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Cost of natural disasters in 2013 was lower than average years

The price of weather-related disasters in North America was higher than Europe, but lower than Asia.
The price of weather-related disasters in North America was higher than Europe, but lower than Asia.

Weather in the United States and around the world was more extreme in 2013, with systems like Typhoon Haiyan, tornadoes in Moore, Oklahoma and flooding in Colorado, but overall the price tag to repair the damage was lower than previous years.

Data that was analyzed by Munich Re found that total losses in 2013 was $125 billion, which is actually lower than the average annual loss of $184 billion in the past 10 years. An increase of continuity of operations planning and technology have contributed to the decrease of fatalities and weather-related damages.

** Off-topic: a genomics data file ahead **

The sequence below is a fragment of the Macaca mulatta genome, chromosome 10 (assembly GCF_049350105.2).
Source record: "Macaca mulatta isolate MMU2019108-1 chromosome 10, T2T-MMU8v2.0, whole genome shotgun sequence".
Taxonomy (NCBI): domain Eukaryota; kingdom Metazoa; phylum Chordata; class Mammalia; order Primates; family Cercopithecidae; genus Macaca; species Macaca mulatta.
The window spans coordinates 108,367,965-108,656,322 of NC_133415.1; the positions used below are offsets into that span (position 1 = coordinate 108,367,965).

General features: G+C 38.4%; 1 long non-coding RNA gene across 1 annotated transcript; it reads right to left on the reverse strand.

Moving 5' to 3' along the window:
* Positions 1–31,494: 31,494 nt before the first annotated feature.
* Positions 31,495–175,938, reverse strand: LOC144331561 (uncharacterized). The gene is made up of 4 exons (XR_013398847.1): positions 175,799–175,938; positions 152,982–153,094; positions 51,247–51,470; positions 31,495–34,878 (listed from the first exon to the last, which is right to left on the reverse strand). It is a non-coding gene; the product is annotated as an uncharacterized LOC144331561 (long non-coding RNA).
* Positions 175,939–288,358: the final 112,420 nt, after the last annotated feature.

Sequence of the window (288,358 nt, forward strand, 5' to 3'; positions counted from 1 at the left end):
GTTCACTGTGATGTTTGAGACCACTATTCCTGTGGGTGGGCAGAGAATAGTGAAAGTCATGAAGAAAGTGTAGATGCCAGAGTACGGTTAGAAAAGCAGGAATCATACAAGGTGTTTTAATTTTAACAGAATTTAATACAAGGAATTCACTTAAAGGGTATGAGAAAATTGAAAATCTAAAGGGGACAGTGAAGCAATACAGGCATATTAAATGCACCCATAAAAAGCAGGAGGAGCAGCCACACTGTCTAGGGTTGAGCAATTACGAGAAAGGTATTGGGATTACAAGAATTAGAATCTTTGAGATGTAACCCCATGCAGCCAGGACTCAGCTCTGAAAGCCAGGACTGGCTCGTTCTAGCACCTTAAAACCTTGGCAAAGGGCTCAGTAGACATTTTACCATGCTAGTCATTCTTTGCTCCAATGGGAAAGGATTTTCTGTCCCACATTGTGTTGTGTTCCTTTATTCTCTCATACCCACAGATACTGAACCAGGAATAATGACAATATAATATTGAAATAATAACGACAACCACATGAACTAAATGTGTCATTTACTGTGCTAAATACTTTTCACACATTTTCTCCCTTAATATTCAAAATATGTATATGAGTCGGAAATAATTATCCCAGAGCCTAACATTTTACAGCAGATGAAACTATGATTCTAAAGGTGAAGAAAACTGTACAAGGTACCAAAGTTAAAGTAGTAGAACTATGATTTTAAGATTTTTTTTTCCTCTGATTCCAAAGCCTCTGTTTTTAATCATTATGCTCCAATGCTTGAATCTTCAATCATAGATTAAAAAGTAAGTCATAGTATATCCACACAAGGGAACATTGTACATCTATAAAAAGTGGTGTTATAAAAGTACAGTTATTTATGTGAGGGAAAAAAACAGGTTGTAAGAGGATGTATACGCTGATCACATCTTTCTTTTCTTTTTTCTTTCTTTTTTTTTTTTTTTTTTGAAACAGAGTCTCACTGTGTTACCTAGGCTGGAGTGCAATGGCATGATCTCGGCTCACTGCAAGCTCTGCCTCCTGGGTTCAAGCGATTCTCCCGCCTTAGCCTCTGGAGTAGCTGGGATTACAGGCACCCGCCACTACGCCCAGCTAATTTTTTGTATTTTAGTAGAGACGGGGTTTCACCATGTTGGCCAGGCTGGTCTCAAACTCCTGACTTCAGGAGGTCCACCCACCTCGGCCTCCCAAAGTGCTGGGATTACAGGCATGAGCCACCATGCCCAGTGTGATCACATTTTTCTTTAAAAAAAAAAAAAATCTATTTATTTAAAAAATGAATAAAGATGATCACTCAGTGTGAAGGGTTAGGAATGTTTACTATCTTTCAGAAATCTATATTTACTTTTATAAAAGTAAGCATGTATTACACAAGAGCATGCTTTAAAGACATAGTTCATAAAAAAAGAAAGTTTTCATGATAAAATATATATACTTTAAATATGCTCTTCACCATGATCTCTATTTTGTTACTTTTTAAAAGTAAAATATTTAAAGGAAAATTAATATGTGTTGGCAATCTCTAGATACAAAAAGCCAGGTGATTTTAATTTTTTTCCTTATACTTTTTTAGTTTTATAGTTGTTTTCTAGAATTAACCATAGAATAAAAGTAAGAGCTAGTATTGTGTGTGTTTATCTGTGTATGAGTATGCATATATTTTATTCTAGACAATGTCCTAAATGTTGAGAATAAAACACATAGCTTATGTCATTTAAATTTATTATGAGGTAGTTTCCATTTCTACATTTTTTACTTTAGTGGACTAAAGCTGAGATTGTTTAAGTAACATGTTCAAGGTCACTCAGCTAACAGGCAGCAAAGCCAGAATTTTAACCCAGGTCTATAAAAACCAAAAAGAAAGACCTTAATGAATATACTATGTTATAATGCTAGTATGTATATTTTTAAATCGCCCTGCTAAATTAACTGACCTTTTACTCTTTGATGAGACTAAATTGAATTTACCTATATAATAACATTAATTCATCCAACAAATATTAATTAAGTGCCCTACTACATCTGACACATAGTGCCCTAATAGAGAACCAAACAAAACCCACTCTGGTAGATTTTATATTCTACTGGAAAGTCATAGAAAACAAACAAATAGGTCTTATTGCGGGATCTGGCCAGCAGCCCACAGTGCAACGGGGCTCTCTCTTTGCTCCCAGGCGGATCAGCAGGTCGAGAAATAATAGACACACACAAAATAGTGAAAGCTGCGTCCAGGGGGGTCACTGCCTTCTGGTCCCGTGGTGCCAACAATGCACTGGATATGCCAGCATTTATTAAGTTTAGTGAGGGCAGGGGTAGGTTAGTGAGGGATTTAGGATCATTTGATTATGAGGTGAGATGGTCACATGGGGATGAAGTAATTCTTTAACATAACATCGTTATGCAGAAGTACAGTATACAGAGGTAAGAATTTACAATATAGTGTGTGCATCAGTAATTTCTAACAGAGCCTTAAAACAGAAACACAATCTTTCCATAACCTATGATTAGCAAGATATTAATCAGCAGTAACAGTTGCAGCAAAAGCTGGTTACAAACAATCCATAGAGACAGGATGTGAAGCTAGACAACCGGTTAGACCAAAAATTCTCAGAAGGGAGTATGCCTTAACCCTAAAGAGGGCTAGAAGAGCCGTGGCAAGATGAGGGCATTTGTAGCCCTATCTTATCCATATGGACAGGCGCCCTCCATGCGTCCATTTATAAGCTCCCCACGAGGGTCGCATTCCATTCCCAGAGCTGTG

In the United States specifically, regions more susceptible to tornadoes and hurricanes saw record lows. No hurricanes reached Category 1 levels while 900 tornado sightings is lower than the annual average of 1,500. Despite this, the price of weather-related losses still reached $37.5 billion in North America, even though Europe faced many more storms last year, according to CNN Money.

Because of this mismatch between extreme weather, number of incidents and price of losses, government officials and companies should strive to improve their business continuity efforts. Any loss of productivity can impact consumer confidence in the organization, which could have adverse effects long after the storm occurred.

For example, the Polar Vortex has caused problems for many Americans. Early estimates believe that the cost of the cold front will be around $5 billion. Although that figure only accounts for about 0.1. to 0.2 percent of the U.S' gross domestic product, businesses of all sizes were impacted by the storm. Whether it was JetBlue or a small business owner in Indiana, Americans will have to make up for lost time.

Business continuity consultants can help establish ways companies can remain in tact in the face of natural disasters.